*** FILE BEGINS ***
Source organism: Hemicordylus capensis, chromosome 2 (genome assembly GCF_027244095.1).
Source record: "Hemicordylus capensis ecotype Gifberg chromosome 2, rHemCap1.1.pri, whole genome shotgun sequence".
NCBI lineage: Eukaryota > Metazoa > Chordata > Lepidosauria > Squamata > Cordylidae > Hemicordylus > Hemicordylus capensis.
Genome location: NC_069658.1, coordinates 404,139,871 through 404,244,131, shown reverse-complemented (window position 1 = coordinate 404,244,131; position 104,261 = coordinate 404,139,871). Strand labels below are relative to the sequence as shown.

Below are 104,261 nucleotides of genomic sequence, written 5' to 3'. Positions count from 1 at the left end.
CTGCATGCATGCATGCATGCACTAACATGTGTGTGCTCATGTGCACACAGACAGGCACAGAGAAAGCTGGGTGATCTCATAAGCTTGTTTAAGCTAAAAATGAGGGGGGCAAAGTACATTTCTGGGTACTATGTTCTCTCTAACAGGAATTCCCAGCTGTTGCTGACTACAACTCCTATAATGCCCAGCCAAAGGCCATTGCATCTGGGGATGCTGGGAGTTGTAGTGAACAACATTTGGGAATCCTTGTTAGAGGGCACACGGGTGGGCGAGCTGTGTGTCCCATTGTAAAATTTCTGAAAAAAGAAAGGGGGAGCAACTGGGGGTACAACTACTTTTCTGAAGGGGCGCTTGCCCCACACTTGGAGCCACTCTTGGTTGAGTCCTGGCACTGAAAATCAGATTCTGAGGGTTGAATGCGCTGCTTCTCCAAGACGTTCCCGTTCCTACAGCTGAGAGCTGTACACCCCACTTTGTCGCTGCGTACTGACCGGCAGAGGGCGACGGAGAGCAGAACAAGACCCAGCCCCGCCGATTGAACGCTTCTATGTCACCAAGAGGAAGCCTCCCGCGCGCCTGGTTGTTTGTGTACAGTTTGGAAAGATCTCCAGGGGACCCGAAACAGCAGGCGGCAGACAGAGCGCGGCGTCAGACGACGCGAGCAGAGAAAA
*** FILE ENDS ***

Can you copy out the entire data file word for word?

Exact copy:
Source organism: Hemicordylus capensis, chromosome 2 (genome assembly GCF_027244095.1).
Source record: "Hemicordylus capensis ecotype Gifberg chromosome 2, rHemCap1.1.pri, whole genome shotgun sequence".
NCBI lineage: Eukaryota > Metazoa > Chordata > Lepidosauria > Squamata > Cordylidae > Hemicordylus > Hemicordylus capensis.
Genome location: NC_069658.1, coordinates 404,139,871 through 404,244,131, shown reverse-complemented (window position 1 = coordinate 404,244,131; position 104,261 = coordinate 404,139,871). Strand labels below are relative to the sequence as shown.

Below are 104,261 nucleotides of genomic sequence, written 5' to 3'. Positions count from 1 at the left end.
CTGCATGCATGCATGCATGCACTAACATGTGTGTGCTCATGTGCACACAGACAGGCACAGAGAAAGCTGGGTGATCTCATAAGCTTGTTTAAGCTAAAAATGAGGGGGGCAAAGTACATTTCTGGGTACTATGTTCTCTCTAACAGGAATTCCCAGCTGTTGCTGACTACAACTCCTATAATGCCCAGCCAAAGGCCATTGCATCTGGGGATGCTGGGAGTTGTAGTGAACAACATTTGGGAATCCTTGTTAGAGGGCACACGGGTGGGCGAGCTGTGTGTCCCATTGTAAAATTTCTGAAAAAAGAAAGGGGGAGCAACTGGGGGTACAACTACTTTTCTGAAGGGGCGCTTGCCCCACACTTGGAGCCACTCTTGGTTGAGTCCTGGCACTGAAAATCAGATTCTGAGGGTTGAATGCGCTGCTTCTCCAAGACGTTCCCGTTCCTACAGCTGAGAGCTGTACACCCCACTTTGTCGCTGCGTACTGACCGGCAGAGGGCGACGGAGAGCAGAACAAGACCCAGCCCCGCCGATTGAACGCTTCTATGTCACCAAGAGGAAGCCTCCCGCGCGCCTGGTTGTTTGTGTACAGTTTGGAAAGATCTCCAGGGGACCCGAAACAGCAGGCGGCAGACAGAGCGCGGCGTCAGACGACGCGAGCAGAGAAAA